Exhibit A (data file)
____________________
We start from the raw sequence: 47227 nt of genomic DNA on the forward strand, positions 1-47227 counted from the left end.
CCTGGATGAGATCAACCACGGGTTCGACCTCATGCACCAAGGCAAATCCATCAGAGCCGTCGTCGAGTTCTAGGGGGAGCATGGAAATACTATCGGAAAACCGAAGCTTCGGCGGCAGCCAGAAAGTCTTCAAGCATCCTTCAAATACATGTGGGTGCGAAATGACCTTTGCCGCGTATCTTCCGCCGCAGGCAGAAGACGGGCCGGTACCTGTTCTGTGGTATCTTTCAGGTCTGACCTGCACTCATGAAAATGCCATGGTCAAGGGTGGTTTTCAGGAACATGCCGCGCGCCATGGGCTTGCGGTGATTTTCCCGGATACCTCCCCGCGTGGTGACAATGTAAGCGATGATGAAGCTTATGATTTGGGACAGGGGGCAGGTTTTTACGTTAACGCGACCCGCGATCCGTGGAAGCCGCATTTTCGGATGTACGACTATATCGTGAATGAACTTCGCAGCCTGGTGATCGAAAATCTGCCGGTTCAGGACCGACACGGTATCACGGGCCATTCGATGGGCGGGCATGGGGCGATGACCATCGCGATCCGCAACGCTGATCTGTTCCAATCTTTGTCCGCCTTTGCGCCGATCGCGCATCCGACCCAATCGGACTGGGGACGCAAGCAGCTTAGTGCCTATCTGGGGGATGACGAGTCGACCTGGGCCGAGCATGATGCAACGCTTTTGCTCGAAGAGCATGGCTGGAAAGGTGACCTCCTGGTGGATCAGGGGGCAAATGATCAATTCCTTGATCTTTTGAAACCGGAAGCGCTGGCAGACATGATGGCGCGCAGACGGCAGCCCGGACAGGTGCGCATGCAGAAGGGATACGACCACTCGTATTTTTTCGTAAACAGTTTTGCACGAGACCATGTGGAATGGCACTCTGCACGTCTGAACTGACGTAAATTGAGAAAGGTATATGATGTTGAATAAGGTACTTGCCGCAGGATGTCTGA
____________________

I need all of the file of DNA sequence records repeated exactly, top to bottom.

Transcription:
We start from the raw sequence: 47227 nt of genomic DNA on the forward strand, positions 1-47227 counted from the left end.
CCTGGATGAGATCAACCACGGGTTCGACCTCATGCACCAAGGCAAATCCATCAGAGCCGTCGTCGAGTTCTAGGGGGAGCATGGAAATACTATCGGAAAACCGAAGCTTCGGCGGCAGCCAGAAAGTCTTCAAGCATCCTTCAAATACATGTGGGTGCGAAATGACCTTTGCCGCGTATCTTCCGCCGCAGGCAGAAGACGGGCCGGTACCTGTTCTGTGGTATCTTTCAGGTCTGACCTGCACTCATGAAAATGCCATGGTCAAGGGTGGTTTTCAGGAACATGCCGCGCGCCATGGGCTTGCGGTGATTTTCCCGGATACCTCCCCGCGTGGTGACAATGTAAGCGATGATGAAGCTTATGATTTGGGACAGGGGGCAGGTTTTTACGTTAACGCGACCCGCGATCCGTGGAAGCCGCATTTTCGGATGTACGACTATATCGTGAATGAACTTCGCAGCCTGGTGATCGAAAATCTGCCGGTTCAGGACCGACACGGTATCACGGGCCATTCGATGGGCGGGCATGGGGCGATGACCATCGCGATCCGCAACGCTGATCTGTTCCAATCTTTGTCCGCCTTTGCGCCGATCGCGCATCCGACCCAATCGGACTGGGGACGCAAGCAGCTTAGTGCCTATCTGGGGGATGACGAGTCGACCTGGGCCGAGCATGATGCAACGCTTTTGCTCGAAGAGCATGGCTGGAAAGGTGACCTCCTGGTGGATCAGGGGGCAAATGATCAATTCCTTGATCTTTTGAAACCGGAAGCGCTGGCAGACATGATGGCGCGCAGACGGCAGCCCGGACAGGTGCGCATGCAGAAGGGATACGACCACTCGTATTTTTTCGTAAACAGTTTTGCACGAGACCATGTGGAATGGCACTCTGCACGTCTGAACTGACGTAAATTGAGAAAGGTATATGATGTTGAATAAGGTACTTGCCGCAGGATGTCTGA